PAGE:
City of Hope is a pioneer in the fields of bone marrow transplantation, diabetes and breakthrough cancer drugs based on technology developed at the institution.  How are you transforming the future of health care by turning science into a practical benefit for patients? 

Dr. Rosen: This is a distinctive place where brilliant research moves rapidly from concept to cure. That’s what we do—we speed breakthroughs in the lab to benefit patients in the clinic

Many know us for our leadership in fighting cancer, but fighting cancer is only part of our story. For decades, we’ve been making history in the fight against diabetes and other life-threatening illnesses that can be just as dangerous, and shattering, to patients and their families.

Every year, we conduct 400+ clinical trials, enrolling 6,000+ patients; hold 300+ patents and submit nearly 30 applications to the U.S. Food and Drug Administration (FDA) for investigational new drugs; and offer comprehensive assistance for patients and their families, including patient education, support groups, social resources, mind-body therapies and patient navigators.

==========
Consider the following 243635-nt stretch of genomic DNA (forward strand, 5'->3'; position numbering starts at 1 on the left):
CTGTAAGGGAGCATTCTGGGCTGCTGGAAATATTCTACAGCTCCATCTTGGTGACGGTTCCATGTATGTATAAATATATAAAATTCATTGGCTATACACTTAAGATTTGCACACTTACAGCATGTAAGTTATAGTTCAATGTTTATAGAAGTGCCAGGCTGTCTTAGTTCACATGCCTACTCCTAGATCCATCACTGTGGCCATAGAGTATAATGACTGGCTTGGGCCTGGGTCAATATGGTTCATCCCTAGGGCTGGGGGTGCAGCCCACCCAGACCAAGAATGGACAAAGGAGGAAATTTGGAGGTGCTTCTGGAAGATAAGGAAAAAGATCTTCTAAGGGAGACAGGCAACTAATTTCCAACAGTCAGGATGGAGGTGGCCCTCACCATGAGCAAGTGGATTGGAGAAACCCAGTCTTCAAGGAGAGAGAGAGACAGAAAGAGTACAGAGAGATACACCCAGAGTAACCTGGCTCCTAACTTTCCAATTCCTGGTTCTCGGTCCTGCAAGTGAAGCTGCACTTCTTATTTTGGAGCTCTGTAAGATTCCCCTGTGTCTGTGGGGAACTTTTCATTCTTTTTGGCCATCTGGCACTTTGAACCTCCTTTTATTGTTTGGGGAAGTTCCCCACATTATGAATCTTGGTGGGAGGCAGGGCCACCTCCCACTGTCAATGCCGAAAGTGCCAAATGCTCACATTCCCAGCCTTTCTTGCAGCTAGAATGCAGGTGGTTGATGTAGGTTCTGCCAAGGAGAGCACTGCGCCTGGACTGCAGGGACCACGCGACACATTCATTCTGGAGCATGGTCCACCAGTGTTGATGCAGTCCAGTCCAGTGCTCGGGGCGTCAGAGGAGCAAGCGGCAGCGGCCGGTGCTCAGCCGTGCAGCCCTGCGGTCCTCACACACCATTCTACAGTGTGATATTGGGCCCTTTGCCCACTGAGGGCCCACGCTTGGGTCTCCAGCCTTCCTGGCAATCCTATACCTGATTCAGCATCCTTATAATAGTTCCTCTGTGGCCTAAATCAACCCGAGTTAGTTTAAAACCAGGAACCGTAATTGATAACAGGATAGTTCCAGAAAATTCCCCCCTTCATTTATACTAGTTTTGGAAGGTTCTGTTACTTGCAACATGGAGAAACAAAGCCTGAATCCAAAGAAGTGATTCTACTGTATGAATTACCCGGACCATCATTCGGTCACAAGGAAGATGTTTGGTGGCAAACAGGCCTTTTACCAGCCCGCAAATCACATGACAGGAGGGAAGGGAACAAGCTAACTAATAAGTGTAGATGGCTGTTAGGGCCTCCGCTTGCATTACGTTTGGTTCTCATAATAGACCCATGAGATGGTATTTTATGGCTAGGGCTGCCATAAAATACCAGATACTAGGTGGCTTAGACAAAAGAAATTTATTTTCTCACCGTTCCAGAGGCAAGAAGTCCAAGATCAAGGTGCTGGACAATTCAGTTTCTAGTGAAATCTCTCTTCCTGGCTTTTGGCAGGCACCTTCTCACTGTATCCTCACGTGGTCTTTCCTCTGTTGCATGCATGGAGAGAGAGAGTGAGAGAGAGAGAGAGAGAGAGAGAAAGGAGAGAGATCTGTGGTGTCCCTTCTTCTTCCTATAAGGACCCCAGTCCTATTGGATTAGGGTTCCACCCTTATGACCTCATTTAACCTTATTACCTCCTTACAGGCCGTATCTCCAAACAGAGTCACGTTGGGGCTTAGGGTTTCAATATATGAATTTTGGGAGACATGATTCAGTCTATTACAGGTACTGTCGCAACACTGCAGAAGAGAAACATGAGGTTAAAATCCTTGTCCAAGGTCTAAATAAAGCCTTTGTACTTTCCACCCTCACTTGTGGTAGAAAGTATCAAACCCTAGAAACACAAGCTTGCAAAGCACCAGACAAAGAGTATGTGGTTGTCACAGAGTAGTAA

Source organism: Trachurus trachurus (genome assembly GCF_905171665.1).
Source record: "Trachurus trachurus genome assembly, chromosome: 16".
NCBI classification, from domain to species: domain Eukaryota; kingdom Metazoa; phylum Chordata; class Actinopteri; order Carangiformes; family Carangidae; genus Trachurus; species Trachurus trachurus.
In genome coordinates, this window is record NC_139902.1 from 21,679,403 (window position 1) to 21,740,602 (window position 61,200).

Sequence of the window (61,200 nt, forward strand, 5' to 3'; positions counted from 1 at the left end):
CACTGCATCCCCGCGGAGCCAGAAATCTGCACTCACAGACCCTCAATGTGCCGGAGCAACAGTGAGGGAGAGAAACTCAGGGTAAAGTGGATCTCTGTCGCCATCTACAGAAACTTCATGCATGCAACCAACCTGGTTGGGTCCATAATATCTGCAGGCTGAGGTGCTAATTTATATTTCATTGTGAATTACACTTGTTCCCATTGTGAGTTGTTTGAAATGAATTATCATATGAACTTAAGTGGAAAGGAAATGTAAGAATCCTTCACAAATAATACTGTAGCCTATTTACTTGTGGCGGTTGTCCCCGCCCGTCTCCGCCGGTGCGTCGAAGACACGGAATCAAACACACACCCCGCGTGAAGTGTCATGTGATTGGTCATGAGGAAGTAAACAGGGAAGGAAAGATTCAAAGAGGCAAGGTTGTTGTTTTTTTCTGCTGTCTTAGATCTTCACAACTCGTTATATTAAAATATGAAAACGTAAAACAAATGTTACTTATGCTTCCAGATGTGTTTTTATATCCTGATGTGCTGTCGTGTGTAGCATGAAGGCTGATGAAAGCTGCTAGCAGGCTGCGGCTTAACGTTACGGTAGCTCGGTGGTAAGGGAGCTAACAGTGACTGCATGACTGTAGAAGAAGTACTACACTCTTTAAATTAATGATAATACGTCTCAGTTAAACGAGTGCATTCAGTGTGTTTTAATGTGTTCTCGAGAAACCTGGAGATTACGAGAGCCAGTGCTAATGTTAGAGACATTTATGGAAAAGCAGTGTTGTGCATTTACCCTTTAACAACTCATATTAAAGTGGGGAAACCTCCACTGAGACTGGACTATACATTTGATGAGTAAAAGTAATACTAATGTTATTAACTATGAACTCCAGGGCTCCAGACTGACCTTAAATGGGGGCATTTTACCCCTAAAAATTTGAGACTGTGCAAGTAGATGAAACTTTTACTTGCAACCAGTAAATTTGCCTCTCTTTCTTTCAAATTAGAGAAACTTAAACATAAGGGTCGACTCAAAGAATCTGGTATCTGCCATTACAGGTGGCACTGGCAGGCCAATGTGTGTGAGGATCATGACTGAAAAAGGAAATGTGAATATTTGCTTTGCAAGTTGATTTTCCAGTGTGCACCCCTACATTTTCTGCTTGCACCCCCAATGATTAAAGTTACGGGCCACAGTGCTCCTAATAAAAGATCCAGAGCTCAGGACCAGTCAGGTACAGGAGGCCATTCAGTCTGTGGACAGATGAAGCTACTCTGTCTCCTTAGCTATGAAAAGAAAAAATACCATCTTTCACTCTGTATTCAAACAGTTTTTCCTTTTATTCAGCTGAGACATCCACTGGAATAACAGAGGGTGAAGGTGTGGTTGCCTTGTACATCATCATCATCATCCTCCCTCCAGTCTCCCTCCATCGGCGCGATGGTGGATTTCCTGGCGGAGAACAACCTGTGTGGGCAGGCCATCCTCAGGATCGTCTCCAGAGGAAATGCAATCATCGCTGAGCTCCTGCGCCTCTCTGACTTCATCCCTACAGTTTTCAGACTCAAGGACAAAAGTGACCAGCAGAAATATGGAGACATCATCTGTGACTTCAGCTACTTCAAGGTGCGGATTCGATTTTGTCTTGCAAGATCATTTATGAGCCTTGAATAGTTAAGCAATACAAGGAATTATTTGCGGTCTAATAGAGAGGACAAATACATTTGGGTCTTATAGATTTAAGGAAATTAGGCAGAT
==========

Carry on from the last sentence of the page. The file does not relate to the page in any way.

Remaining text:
We also translate breakthrough laboratory findings into real, lifesaving treatments and cures, and manufacture them at three on-campus facilities. Our goal is to get patients the treatments they need as fast as humanly possible.

We are in the race to save lives – and win. In our research efforts, we are teaching immune cells to attack tumors and Don J. Diamond [Ph.D.], Vincent Chung, [M.D.], and other City of Hope researchers launched a clinical trial seeking ways to effectively activate a patient’s own immune system to fight his or her cancer. The team is combining an immune-boosting vaccine with a drug that inhibits tumor cells’ ability to grow — to encourage immune cells to attack and eliminate tumors such as non-small cell lung cancer, melanoma, triple-negative breast cancer, renal cell carcinoma and many other cancer types.